Rebecca Millette

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Ontario Appeals Court rules doctors don’t have right to remove life support

Rebecca Millette

TORONTO, Ontario, June 29, 2011 (LifeSiteNews.com) – In a decision that will have far-reaching effects for the province and all of Canada, Ontario’s Court of Appeal judges ruled today that doctors do not have the unilateral right to remove life-support from a patient.

In the Rasouli case, which was similar to the much-publicized Baby Joseph case, doctors at the Sunnybrook Health Sciences Centre were seeking permission to remove life-support from 59-year-old Hassan Rasouli who, they said, was in a vegetative state, with no hope of recovery. 

Dr. Brian Cuthbertson and Dr. Gordon Rubenfeld claimed they should have the power to remove Rasouli from ventilator support, despite his family’s objections.  They were appealing a Superior Court decision from April that ruled the doctors needed the family’s permission, or permission from Ontario’s Consent and Capacity Board, in order to remove Rasouli from life-support.

Rasouli’s family, however, disagreed with the doctors’ diagnosis and would not give permission for the removal of his ventilator, arguing the action would violate his religious beliefs as a Shia Muslim.  They said Rasouli, who suffered bacterial meningitis after surgery to remove a brain tumor, was able to communicate with them and showed progress in his recovery, although he required the assistance of a ventilator and feeding tube.

The three justices writing for the Appeal court unanimously upheld the Superior Court decision of Justice Himmel saying that withdrawing life-support constituted medical “treatment” and required the consent of the patient’s family.

(Read the decision here)

When the family refuses consent, doctors must appeal to the Ontario Consent and Capacity Board for a decision, said the judges.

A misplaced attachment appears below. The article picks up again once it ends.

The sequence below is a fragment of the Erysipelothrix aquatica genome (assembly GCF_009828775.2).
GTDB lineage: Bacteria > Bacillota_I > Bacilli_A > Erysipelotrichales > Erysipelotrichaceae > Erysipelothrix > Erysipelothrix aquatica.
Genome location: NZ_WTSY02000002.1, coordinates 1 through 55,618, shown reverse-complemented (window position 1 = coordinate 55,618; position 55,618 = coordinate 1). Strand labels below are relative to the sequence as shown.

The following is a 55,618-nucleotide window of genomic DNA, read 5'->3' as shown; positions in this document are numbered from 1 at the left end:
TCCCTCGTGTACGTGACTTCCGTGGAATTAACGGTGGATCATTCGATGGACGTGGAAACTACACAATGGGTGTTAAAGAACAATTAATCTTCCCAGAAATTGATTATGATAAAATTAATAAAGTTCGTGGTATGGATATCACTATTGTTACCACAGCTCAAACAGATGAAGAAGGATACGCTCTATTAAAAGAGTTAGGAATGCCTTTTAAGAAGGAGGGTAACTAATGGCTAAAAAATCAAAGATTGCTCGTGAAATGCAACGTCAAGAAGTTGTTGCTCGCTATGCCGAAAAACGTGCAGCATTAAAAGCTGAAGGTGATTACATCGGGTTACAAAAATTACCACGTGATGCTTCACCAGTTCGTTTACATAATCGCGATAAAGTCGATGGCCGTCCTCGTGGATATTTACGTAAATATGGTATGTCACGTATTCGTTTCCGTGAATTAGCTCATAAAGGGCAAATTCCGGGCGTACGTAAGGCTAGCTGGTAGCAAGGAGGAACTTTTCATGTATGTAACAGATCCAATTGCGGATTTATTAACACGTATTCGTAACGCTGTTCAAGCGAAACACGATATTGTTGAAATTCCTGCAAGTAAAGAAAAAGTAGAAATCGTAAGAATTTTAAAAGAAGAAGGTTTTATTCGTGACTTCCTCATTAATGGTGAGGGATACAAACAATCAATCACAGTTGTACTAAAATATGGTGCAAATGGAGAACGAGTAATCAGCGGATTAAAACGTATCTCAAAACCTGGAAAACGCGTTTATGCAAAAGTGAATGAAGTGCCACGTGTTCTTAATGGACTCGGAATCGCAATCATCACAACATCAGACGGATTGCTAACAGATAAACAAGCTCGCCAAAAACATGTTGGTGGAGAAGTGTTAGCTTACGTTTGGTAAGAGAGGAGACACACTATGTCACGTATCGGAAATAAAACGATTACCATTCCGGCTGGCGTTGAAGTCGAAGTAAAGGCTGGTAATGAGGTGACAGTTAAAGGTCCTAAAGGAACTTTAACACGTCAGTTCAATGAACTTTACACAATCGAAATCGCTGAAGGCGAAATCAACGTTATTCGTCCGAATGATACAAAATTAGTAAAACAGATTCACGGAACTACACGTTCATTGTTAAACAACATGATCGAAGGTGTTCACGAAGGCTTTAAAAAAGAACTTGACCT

The Consent and Capacity Board is a group of lawyers, psychiatrists, and citizens in Ontario who are appointed by the province to resolve disputes such as in the Rasouli case between doctors and the family.  Ontario is the only province with such a system.  Rather than a lengthy court battle, which often ends with the death of the patient in question before a court ruling, the Consent and Capacity Board usually decides cases within a week.

“It is a very important point because a lot of these decisions do result in the direct death of the person,”Alex Schadenberg of the Euthanasia Prevention Coalition, an intervener in the case, told LifeSiteNews.com.  The court’s decision extends beyond withdrawing ventilator support, he added, to other issues such as fluids, antibiotics, and other types of medical treatment.

“That does not mean that doctors can’t go ahead to the Consent and Capacity Board,” said Schadenberg, “but at least then [the family] will have the opportunity to try and hire effective counsel to try and defend their position.”

Such was what happened with Baby Joseph.  Unlike the Rasouli case, doctors in the Baby Joseph dispute were not assuming they had the right to pull his ventilator, but were seeking consent from the Board.  Although the Board sided with the doctors, Baby Joseph’s parents were given time to hire legal aid and appeal the decision. 

The Rasouli ruling means that doctors will not have the sole right to decide end-of-life decisions, but will necessarily have to consult the family and the Board.

“It’s going to affect Canadian law,” said Schadenberg. “Families challenging doctors in other provinces will use this as the precedent case.”

Schadenberg said he expects the doctors will appeal the Rasouli ruling at the Supreme Court of Canada; however, he hopes the Court will reject the hearing based on the unanimous decision of the Appeal Court judges.

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